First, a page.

Some initial planning and investment appear to be underway, including key investments to improve domestic talent development of information technology security specialists such as the Cyber Security Innovation Network. However, if the government wanted to bring in more industry to assist with Canada’s cyber-defence or to increase public-private collaboration, it should be clear about liabilities. To bring in more of the private sector, the government must be upfront about liability protections, which will create more possibilities for technical operators to step forward for public-private partnerships. When the government collects or is given data and information, be it on Canadian citizens or foreign intelligence, it has an obligation to use that data responsibly and to protect it from unauthorized access and use. These investments and efforts to improve access to opportunities are welcomed and should be supported, but to what degree are policy development and engagement part of the discussion?
In February 2022, NSICOP released a report on Canada’s Framework and Activities to Defend its Systems and Networks from Cyber Attack, which discussed at length the history of cyber-defence in Canada, including detailed information on policy and governance.5 The report revealed that policy development occurs through a large network of committees to lead, develop and co-ordinate cyber-defence across the government without a particular stated lead. The need for such committees is evident by the need to co-ordinate and co-operate on action across the government, but without a specific lead, this reinforces criticisms of the ad hoc nature of Canadian cyber-security policy. However, the policy and governance outlined in this document should largely be viewed as a starting point. Presently, there appears to be a concerted effort to review and clarify aspects of Canada’s cyber-defence even beyond the upcoming new Canadian National Cyber Security Strategy, but the execution remains questionable.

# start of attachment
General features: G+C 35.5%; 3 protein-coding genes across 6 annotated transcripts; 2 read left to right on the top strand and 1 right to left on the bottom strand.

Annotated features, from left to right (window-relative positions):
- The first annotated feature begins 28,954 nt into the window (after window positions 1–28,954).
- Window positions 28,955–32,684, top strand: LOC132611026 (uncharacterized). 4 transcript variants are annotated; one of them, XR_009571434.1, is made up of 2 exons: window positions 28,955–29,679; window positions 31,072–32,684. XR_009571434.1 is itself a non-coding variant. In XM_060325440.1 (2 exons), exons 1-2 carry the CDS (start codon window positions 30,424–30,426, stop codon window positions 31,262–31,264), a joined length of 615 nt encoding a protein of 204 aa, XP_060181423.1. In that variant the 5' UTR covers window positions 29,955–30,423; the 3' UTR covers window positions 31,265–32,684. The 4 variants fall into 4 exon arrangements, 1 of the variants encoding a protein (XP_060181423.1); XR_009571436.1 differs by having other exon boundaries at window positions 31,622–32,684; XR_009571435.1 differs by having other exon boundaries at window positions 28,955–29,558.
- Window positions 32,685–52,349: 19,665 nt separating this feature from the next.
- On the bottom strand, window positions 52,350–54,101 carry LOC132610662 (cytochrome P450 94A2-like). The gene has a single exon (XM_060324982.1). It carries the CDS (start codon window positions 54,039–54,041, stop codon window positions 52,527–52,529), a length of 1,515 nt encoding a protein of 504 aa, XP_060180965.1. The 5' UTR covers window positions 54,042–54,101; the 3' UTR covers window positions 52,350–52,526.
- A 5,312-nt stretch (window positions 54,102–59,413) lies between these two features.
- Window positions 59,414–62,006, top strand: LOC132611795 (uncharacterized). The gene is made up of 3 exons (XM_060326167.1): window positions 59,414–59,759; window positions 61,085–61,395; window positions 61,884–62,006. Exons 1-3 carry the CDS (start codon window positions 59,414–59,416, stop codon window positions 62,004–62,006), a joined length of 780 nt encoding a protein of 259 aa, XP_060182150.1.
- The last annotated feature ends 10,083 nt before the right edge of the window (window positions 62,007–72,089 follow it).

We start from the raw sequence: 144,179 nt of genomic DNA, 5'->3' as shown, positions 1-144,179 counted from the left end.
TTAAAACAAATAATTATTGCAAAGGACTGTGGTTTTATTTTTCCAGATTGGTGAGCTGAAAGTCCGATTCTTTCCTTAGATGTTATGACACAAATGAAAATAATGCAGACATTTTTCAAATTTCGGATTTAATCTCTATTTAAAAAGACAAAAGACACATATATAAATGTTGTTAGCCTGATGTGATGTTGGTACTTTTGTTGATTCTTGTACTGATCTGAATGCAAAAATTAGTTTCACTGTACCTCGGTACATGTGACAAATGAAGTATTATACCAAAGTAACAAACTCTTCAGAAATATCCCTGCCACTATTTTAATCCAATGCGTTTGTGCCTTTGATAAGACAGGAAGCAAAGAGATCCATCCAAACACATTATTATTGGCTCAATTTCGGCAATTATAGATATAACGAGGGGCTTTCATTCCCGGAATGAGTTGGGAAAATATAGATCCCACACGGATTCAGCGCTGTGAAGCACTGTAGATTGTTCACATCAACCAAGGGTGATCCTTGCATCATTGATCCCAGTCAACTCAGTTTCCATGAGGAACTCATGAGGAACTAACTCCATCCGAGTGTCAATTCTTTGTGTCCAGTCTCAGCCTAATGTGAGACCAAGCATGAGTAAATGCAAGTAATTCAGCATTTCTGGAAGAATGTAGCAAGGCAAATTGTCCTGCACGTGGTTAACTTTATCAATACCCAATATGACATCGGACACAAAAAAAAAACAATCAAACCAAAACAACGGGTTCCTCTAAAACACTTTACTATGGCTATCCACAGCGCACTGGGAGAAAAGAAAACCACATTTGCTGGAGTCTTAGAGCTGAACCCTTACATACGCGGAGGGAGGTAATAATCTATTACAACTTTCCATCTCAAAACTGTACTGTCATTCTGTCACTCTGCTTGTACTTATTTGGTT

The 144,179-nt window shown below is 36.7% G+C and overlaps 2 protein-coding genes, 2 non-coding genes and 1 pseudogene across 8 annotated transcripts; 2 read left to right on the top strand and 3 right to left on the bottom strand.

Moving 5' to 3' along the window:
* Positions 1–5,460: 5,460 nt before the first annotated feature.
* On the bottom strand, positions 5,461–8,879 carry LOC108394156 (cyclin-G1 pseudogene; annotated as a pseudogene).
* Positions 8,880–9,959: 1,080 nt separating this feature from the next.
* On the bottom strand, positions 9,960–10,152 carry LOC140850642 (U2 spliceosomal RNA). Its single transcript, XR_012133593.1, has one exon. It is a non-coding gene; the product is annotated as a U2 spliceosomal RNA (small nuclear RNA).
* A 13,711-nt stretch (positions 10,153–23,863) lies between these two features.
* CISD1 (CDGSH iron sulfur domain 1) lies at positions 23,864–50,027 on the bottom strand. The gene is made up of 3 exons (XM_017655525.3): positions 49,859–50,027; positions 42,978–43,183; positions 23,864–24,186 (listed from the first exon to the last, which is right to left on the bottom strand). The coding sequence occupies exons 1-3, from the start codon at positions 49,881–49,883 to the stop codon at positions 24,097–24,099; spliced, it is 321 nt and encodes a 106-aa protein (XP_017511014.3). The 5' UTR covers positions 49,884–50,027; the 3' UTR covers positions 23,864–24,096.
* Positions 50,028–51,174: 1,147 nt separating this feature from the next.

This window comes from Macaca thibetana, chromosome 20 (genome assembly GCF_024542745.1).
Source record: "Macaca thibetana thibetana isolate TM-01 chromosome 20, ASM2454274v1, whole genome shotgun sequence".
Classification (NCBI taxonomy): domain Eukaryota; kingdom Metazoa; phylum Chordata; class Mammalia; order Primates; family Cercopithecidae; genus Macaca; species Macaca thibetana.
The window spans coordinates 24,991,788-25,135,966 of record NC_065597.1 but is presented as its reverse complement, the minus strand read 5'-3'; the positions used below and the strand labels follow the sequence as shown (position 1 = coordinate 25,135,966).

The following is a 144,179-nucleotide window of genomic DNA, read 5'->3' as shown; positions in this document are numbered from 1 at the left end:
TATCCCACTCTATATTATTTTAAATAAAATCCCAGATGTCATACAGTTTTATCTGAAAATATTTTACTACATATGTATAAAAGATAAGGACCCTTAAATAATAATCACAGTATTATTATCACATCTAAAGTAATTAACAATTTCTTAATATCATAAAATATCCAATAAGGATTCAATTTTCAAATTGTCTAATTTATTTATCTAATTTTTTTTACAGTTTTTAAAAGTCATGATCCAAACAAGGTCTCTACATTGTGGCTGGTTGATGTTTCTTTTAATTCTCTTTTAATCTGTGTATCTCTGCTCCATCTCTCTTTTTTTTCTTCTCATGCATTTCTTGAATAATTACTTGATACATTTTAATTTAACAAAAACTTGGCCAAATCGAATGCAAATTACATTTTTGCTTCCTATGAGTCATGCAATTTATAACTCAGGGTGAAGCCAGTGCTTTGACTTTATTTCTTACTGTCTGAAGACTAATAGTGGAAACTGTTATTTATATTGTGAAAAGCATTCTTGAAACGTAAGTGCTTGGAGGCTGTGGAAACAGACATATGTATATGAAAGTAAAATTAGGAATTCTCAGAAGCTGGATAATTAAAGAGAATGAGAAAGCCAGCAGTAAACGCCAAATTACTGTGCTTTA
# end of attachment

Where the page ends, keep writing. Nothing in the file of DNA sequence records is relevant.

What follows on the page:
As a perfect case exemplifying the flippant attitude towards much of the cyber-portfolio, take the recent “release” of the CAF Digital Campaign Plan. On June 17, 2022, the plan was released with a promise to be a document outlining the CAF’s plan to digitally transform and modernize itself. This is the type of document that many Canadian cyber-defence watchers have been waiting for, except it is now more than a month since the release without the campaign plan being released to the public. Despite attempts to obtain the plan, including a Twitter follower contacting the appropriate Public Affairs officers on my behalf, I have had no luck. This is concerning because just three days later, on June 20, 2022, Minister of National Defence Anita Anand announced Canada’s core plan for NORAD modernization, which includes far more of a cyber-component than people realize beyond integration into the cloud-based NORAD Pathfinder initiative.
At the heart of NORAD modernization and Pathfinder is Joint All-Domain Command and Control (JADC2), the United States military’s concept to “connect sensors from all of the military services – Air Force, Army, Marine Corps, Navy, and Space Force – into a single network.” JADC2 is envisioned as a cloud-like network to share all forms of data across communications networks. A large focus of this is to bring data traditionally not digital or on communications networks to the cloud for, as the name implies, better joint all-domain command and control. This is principally not about a cloud-based communications network, but a communications network to connect all sensors, to collect all the data from those sensors, which is processed by artificial intelligence for use by commanders to make informed decisions. It is important to understand these concepts and how they contribute to U.S. military force development, particularly NORAD, because misalignment of Canadian strategy with this concept risks Canada not being taken seriously as an ally, let alone as the United States’ closest ally. A concerning trend in Canada inaccurately portrays and discusses JADC2 as if it is a singular capability rather than a strategic concept about how to modernize the military’s digital infrastructure. This underscores that there is a central, underlying misunderstanding to how many in Canada view cyber-space as a tool or capability. Canadian decision-makers need to understand that cyber-space is a domain just like land, air or water, with its own physics, centres of gravity and risk models, which necessitates a reassessment of what it means to be digitally or cyber-enabled. Cyber-capabilities enable a wealth of options for operating in cyber-space, but simultaneously increase the threat surface. For each cyber-enabled piece of technology, one must consider the risk of how that technology could be attacked or compromised through cyber-space. Balancing increasing capability with the risk of providing new and additional means for adversaries to attack the CAF through cyber-space is the implicit cost-benefit analysis to modernizing cyber-defence. Not considering the full depth of these risks, and subsequently providing the sufficient priority in attention and funding, puts Canadians and Americans alike at risk.